In reviewing Bill Clinton’s new book, Back to Work:
What sort of authority does Mr. Clinton bring to writing this book? His admirers will argue that he is the ideal author for a book about fixing the economy, and will point to his record as president — reducing the federal deficit, overhauling welfare, blunting his party’s reputation for profligate spending and presiding over the longest economic expansion on record with falling unemployment, rising incomes and improved competitiveness on the world stage. Moreover, as president and later as founder of the Clinton Global Initiative, he understands the politics and economics of globalization and the dynamics of the technological information age.
But critics will argue that the deregulatory policies promoted by Mr. Clinton’s administration — under the treasury secretaries Robert E. Rubin and later Lawrence H. Summers — contributed to conditions that led to the Wall Street meltdown of 2008 and the subsequent recession. In this book Mr. Clinton skims over these issues lightly. Of his signing of the Gramm-Leach-Bliley Act repealing part of the Depression-era Glass-Steagall Act that prohibited commercial banks from engaging in the investment business, he argues that it is not self-evident that “the mortgage crisis was hastened and enlarged by the end of the division between commercial and investment banks.”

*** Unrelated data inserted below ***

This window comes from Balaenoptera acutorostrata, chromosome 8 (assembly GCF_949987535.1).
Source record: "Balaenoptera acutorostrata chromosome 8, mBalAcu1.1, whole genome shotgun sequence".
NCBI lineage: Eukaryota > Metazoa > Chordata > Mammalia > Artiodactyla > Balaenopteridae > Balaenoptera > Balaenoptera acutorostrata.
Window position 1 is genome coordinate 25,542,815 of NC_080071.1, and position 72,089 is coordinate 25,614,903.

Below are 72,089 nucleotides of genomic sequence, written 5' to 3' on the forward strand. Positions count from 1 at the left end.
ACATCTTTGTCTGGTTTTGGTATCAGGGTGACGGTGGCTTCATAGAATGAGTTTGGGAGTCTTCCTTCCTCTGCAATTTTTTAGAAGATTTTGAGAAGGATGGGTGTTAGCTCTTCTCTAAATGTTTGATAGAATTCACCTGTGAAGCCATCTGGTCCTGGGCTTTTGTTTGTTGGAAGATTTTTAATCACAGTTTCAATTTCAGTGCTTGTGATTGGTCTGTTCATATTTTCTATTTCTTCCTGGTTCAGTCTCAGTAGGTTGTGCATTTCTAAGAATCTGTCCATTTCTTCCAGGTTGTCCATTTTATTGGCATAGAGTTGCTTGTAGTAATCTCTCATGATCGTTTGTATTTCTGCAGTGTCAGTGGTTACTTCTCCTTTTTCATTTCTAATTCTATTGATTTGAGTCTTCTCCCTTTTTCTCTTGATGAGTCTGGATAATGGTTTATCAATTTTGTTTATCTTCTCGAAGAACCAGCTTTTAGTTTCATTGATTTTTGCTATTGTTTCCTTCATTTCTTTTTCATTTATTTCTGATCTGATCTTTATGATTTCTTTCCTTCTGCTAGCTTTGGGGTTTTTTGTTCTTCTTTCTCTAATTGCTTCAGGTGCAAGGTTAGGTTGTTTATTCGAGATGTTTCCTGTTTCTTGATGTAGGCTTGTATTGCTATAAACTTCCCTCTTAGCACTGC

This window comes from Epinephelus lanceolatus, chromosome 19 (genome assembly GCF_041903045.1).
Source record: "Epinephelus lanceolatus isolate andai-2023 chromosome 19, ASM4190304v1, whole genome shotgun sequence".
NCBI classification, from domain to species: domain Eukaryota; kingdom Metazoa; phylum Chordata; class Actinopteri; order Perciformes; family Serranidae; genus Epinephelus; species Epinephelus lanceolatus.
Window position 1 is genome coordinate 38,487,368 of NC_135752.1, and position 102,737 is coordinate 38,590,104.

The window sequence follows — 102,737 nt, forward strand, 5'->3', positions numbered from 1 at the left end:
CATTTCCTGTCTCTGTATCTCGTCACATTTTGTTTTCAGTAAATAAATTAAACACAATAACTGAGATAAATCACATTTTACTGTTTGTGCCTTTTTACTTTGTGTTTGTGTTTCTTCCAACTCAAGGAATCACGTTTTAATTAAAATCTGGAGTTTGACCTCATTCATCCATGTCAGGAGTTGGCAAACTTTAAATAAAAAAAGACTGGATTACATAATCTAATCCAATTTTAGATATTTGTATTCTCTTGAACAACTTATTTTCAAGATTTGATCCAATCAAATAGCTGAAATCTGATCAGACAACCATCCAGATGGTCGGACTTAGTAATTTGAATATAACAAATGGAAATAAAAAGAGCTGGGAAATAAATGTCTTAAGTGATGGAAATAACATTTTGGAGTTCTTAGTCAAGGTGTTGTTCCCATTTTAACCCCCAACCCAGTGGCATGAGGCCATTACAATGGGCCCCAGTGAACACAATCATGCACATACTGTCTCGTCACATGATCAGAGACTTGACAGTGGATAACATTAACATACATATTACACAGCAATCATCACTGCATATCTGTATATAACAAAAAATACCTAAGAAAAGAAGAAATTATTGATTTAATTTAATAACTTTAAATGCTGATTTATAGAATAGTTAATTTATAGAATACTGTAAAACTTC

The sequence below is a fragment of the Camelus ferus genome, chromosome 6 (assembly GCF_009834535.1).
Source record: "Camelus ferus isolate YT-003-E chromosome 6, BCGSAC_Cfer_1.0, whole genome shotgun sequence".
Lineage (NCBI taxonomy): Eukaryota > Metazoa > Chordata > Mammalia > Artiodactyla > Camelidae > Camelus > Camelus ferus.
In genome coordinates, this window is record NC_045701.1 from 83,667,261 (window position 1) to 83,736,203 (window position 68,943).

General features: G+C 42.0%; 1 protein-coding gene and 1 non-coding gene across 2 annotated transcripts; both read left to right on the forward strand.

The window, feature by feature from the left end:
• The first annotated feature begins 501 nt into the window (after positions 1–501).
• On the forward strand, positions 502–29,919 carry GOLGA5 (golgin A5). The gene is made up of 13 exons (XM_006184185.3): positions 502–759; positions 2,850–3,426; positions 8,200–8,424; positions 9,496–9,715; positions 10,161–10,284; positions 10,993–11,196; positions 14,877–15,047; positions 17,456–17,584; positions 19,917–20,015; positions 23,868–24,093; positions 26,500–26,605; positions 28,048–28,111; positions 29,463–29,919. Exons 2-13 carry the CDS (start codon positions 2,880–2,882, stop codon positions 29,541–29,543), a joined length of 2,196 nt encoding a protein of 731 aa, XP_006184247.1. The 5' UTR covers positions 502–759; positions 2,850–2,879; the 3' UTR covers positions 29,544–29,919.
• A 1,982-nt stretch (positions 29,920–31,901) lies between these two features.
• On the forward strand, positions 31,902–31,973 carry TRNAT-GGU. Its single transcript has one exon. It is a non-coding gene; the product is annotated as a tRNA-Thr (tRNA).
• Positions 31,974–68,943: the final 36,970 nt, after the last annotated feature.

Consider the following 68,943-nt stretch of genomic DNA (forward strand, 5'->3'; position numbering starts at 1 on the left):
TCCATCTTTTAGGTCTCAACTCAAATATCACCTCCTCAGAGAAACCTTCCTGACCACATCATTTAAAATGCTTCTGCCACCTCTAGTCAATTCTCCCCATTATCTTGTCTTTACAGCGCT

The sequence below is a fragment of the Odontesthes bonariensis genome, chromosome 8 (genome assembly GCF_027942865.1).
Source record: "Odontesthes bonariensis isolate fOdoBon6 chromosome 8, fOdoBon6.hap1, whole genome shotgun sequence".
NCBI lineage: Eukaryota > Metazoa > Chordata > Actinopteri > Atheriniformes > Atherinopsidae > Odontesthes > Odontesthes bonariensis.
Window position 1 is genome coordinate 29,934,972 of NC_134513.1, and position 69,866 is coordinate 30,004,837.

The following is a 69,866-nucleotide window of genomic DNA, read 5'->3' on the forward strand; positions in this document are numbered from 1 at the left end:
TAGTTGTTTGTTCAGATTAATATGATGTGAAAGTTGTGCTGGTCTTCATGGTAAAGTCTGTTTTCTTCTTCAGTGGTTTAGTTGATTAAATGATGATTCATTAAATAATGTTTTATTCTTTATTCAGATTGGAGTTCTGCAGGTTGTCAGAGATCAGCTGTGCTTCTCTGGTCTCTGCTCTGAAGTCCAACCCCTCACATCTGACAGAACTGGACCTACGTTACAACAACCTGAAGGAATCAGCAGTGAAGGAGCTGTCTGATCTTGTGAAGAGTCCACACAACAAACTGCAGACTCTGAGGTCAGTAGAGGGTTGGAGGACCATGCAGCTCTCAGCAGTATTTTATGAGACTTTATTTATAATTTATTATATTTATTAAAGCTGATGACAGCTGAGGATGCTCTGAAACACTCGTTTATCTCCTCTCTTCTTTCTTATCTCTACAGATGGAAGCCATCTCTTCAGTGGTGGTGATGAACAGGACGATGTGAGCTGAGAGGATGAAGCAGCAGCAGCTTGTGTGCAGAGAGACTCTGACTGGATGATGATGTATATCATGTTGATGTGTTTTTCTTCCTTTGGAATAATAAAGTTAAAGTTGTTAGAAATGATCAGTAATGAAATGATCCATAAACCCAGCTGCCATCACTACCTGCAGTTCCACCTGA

On the matter of failing effectively to regulate financial derivatives, Mr. Clinton writes, “I can be fairly criticized for not making a bigger public issue out of the need to regulate” them. But he adds the rationalization that he “couldn’t have done anything about it, because the Republican Congress was hostile to all regulations, going so far as to threaten to leave the S.E.C. with no budget because the commissioner, Arthur Levitt, was vigilant in doing his job.”
It’s a fair question. I certainly think he deserves to be heard, as do both Bushes. (Jimmy Carter? Not so much. I prefer that we hear less from him.) The more intelligently we speak of our difficulties the better off we are. Based on this review alone, I’m not sure the book adds that much to the debate. It seems – again, I have not read the book – that it might be a lot of Clinton triangulation and poll-driven writing. I wonder whether there are any unpopular opinions in his conclusions, and how he addresses Medicare and entitlements.